1. The presence of histamine and tryptase in serum during and after coronary artery bypass grafting may be an indication of the induction of inflammation.
2. One group of patients received no glucocorticoids and a second group received methylprednisolone before extracorporeal circulation. In the steroid group no effects were seen on the basal levels of histamine (2.84 + 0.12 ng/ml) and tryptase (030 + 0.05 ng/ml) during and after surgery. In the other group two peak levels of histamine were observed: one at 10 min after starting extracorporeal circulation (4.19 +1.79 ng/ml) and another at 4h after surgery (8.26 +4.85 ng/ml). In this group tryptase was only elevated during the period of extracorporeal circulation (1.54+ 0.16 ng/ml).
3. There were no differences between the two groups in complement activation. C3a levels rose to 170 +8% and 180 +10% of the initial value in the steroid and non-steroid group, respectively.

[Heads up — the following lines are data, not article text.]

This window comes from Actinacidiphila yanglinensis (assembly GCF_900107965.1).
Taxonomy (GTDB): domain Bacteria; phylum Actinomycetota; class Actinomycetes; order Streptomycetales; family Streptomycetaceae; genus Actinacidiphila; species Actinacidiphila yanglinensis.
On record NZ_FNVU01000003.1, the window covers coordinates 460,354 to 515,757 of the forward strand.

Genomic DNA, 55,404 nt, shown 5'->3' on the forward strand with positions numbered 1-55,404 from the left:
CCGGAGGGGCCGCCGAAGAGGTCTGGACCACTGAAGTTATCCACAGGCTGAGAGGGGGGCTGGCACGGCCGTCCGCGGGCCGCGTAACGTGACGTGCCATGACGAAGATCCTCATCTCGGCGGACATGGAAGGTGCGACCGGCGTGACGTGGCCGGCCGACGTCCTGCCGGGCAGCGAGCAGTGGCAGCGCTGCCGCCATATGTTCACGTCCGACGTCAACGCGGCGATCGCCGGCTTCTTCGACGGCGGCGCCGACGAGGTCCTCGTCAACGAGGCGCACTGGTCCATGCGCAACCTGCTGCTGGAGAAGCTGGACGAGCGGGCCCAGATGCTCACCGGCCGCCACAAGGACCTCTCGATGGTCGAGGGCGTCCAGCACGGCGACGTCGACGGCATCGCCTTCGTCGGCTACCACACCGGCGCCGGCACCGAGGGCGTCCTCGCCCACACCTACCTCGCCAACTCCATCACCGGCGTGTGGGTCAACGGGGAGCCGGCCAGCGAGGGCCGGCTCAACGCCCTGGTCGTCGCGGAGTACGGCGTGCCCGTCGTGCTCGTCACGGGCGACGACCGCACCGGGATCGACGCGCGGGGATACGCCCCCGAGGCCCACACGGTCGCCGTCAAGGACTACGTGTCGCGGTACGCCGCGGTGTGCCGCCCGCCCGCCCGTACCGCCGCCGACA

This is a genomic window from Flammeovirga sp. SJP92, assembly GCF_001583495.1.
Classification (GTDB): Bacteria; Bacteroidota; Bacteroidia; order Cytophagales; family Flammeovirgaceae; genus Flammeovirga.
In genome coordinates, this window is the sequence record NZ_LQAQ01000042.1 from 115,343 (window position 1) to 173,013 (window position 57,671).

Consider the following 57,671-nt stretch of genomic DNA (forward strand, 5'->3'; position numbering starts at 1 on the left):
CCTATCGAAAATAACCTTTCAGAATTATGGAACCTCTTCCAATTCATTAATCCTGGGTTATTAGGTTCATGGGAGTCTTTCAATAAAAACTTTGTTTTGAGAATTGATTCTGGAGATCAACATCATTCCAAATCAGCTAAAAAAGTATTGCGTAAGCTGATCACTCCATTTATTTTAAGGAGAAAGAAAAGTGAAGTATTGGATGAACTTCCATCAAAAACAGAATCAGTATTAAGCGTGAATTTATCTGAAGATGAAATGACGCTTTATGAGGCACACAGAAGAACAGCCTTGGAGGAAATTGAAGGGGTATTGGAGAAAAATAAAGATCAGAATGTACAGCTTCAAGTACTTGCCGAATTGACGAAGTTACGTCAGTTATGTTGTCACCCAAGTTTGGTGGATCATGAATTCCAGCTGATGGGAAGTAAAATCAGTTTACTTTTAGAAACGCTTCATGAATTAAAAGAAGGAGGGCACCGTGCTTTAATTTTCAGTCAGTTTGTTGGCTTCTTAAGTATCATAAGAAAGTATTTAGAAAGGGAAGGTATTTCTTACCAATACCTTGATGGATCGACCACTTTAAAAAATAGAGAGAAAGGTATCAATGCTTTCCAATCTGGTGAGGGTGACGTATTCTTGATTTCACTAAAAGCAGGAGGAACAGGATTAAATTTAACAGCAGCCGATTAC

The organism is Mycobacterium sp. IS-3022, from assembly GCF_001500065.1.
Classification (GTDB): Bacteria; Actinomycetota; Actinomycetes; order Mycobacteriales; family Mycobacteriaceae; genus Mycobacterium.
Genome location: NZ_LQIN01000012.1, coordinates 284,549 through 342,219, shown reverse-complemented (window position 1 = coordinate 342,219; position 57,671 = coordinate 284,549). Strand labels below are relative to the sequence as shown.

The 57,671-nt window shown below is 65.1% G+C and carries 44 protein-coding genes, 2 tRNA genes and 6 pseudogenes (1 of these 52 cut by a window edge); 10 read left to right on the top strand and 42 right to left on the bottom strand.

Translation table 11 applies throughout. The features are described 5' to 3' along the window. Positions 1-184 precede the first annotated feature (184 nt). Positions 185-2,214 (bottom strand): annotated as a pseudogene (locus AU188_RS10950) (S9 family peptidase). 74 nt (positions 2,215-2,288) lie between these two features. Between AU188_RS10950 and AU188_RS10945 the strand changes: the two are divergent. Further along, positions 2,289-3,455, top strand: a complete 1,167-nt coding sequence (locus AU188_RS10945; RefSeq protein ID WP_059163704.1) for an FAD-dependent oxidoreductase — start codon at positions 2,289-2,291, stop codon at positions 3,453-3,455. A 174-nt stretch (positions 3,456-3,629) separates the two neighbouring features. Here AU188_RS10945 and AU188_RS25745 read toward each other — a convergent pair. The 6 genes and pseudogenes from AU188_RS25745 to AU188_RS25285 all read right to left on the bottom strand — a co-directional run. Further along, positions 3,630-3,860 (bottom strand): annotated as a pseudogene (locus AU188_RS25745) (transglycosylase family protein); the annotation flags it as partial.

4. It was concluded that during surgery mast cells were activated, but since tryptase levels decreased in the post-operative period, the second increase in the histamine level can be explained by activation of basophils or by an unknown mechanism for the release of histamine but not tryptase by mast cells.
5. In the bronchoalveolar lavage fluid the levels of histamine and tryptase showed no differences between the two groups of patients, but histamine was enhanced compared with normal levels.